How many players have a restaurant dish named after them? Just a few, probably. And now Joakim Soria has joined that exclusive group.
The Joakim Soria dish was unveiled last week by Maria DeJesus, who operates a Mexican restaurant in Sedalia, Mo. The occasion was the Mexican Restaurant Association’s national convention in Kansas City.
Soria, from Monclova, Mexico, came to a dinner gathering with his wife Karla. He was joined by left fielder David DeJesus and his girl friend Kim for some good food, good mariachi music and some foot-stomping folk dancing. DeJesus (no relation to chef Maria) is the spokesman for the Guadalupe Centers Inc., a Latino support organization which hosted many of the convention sessions.
Manuel de la Vega, the association president, noted that the Soria dish was fashioned after the type of cooking they have in the state of Coahuila. That’s where Soria’s hometown, Monclova, is located. Soria loved it and said he was happy to be with other folks proud of their Mexican heritage.
Oh, by the way, in addition to his gastronomical endeavors, Soria is doing his workouts at Kauffman Stadium to strengthen his entire body. And, nope, no sign of the shoulder problems that hampered him early last season.
He says he’s feeling really good – and full, too, after diving into that Joakim Soria dish.
ALSO NOTABLE: DeJesus is continuing his charitable work around Kansas City. On Wednesday, Nov. 11, he’ll head a Royals contingent that will serve Thanksgiving meals to homeless and poverty-stricken men, women and families at the City Union Mission’s two facilities. This is the fourth time the Royals have provided and served the meals. Royals Hall of Famer Frank White will head a group serving at the Family Center and DeJesus will be at the Men’s Center. . . . Although he’s traded to the White Sox, Mark Teahen will follow through on his annual fashion show and dinner to benefit the YMCA Challenger effort to build a ballpark and sports facility for physically-challenged kids. “I do want to make it clear that I’m going to see through the whole Challenger deal in Kansas City. That is important to me and I think it’s part of what I’ve been able to do in Kansas City,” he said. That event will be on Jan. 16 at Union Station and Teahen believes his now former teammates will again pitch in and model clothing in the show. That’s around the time of the Royals FanFest so many of them will be in town. Teahen said the project needs another $300,000 to get the construction underway. . . .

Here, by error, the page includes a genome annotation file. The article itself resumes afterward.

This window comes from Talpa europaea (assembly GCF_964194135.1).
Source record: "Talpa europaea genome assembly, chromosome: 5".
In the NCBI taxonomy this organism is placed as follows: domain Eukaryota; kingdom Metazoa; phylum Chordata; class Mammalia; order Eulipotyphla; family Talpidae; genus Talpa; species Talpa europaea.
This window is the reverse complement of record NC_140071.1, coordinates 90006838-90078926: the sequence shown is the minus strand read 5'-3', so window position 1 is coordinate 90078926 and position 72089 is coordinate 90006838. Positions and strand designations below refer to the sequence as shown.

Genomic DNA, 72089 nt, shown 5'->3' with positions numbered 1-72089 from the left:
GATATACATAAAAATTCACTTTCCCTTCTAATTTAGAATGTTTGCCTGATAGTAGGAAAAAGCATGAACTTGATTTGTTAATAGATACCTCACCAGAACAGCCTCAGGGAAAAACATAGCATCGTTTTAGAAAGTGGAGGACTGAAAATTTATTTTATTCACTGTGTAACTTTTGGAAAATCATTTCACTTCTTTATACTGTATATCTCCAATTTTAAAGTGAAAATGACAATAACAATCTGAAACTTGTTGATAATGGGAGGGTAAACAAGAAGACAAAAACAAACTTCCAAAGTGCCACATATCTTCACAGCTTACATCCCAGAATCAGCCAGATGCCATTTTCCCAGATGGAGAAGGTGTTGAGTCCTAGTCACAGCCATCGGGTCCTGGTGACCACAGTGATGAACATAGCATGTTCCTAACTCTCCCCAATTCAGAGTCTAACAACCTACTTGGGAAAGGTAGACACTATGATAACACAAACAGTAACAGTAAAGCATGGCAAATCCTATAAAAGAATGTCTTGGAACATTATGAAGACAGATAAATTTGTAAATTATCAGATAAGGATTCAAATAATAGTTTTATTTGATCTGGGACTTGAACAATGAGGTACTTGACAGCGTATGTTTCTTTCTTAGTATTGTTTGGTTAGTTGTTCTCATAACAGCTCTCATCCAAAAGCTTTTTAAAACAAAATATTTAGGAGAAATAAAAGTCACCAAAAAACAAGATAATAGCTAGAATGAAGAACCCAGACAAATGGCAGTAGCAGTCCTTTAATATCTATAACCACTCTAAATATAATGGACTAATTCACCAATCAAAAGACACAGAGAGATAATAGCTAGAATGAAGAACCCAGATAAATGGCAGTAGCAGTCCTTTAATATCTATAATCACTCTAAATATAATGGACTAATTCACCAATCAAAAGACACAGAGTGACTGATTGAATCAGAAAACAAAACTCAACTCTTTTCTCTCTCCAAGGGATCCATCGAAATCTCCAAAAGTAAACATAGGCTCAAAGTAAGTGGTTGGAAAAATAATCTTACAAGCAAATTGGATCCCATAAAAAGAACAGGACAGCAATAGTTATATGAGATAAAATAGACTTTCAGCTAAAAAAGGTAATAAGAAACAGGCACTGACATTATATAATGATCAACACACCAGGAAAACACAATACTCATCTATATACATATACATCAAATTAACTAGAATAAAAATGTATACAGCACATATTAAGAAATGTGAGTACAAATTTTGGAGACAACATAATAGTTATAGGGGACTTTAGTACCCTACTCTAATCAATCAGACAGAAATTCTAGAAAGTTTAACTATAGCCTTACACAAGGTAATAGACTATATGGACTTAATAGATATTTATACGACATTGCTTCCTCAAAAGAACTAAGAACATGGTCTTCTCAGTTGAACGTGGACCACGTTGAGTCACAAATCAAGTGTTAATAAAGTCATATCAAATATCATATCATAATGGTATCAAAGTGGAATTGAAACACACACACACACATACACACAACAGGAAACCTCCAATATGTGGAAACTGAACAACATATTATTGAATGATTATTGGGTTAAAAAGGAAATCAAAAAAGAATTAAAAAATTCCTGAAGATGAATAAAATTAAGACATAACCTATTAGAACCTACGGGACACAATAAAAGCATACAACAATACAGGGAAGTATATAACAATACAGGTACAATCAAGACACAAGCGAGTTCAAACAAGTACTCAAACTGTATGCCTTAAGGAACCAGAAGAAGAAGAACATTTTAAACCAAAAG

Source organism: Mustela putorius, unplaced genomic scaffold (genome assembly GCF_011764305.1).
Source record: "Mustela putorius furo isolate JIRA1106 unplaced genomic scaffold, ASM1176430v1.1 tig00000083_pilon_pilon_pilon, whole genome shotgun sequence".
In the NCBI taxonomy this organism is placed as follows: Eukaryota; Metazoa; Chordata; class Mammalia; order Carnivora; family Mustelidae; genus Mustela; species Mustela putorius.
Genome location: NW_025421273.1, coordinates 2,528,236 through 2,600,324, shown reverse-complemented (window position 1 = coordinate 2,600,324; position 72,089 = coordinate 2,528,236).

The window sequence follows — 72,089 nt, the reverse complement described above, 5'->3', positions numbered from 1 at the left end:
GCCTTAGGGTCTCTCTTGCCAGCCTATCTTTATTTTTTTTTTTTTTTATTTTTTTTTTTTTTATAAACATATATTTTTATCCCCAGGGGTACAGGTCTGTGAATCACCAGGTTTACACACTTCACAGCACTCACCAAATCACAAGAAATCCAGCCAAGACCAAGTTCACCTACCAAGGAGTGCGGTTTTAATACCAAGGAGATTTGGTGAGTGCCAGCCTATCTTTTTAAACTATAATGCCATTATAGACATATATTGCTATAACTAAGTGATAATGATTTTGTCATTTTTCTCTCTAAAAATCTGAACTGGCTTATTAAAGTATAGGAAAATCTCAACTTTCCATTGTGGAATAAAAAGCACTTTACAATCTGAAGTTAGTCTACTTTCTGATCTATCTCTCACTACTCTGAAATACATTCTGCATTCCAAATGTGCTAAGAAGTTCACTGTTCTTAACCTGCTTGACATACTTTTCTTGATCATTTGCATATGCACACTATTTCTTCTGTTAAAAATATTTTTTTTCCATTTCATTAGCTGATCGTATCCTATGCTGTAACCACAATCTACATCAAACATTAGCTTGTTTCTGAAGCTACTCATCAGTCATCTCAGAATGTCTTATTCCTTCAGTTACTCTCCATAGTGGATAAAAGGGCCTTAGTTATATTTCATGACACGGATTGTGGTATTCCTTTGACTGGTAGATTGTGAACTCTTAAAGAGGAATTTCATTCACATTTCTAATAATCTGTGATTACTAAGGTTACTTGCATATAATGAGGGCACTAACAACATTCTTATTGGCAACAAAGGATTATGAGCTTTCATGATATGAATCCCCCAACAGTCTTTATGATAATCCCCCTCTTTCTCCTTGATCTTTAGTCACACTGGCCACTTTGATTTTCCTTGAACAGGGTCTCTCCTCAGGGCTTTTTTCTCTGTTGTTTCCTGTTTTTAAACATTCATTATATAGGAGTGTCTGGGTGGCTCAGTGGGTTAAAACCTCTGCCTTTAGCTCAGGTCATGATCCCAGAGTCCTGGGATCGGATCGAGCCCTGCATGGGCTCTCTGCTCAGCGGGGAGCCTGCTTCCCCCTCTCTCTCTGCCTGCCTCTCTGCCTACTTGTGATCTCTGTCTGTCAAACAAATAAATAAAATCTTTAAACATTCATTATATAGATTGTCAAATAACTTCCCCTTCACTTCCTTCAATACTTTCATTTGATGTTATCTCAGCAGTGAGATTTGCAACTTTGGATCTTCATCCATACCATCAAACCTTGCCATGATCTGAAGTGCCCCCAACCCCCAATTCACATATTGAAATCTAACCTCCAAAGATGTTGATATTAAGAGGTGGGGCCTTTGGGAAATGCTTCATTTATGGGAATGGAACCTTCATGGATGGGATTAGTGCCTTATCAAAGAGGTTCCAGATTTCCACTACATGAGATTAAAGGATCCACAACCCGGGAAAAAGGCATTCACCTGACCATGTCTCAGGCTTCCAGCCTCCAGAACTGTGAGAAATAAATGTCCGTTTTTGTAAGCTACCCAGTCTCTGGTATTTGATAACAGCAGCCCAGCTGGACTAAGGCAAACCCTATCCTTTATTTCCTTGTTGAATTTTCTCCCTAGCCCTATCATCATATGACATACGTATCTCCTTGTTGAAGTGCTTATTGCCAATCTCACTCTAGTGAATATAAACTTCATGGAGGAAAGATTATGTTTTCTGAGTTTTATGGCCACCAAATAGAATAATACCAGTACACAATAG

GM Dayton Moore, in his press briefing after the Teahen deal, said he wasn’t concerned about dealing with (and possibly strengthening) an AL Central foe: “This is the fourth deal that we’ve completed with Kenny and the White Sox and we’ve just got to focus on our baseball team and what makes us better. We’re not in a position to worry a whole lot about what the White Sox are doing or the other clubs. We’ve got to do what we have to do to put our best team on the field.” Kenny, of course, is Sox GM Kenny Williams. This deal brought infielders Chris Getz and Josh Fields. The other swaps brought outfielder Paulo Orlando (for pitcher Horacio Ramirez, Aug. 9, 2008), first baseman Ross Gload (for pitcher Andrew Sisco, Dec. 16. 2006) and pitchers Tyler Lumsden and Danny Cortes (for pitcher Mike MacDougal, July 24, 2006). Orlando hit .261 for Single-A Wilmington this year; the others are gone. . . . Getz, in a teleconference with reporters, noted: “I was actually being platooned, I wasn’t playing much against lefties. I hope I’m in a situation where I can get more at-bats against lefties. Who knows how it’s all going to play out?” Getz, a left-handed batter, hit .265 (82-for-310) against righties, .246 (16-for-65) versus lefties. . . . Fields, who popped 23 homers in his rookie season of 2007, believes swinging in more wide-open Kauffman Stadium might help him: “You get to a big park and you start disregarding the home run and take good relaxed swings at balls and take what you get. You actually become a better hitter in a bigger park instead of just trying to hit home runs all the time.”
— Dick Kaegel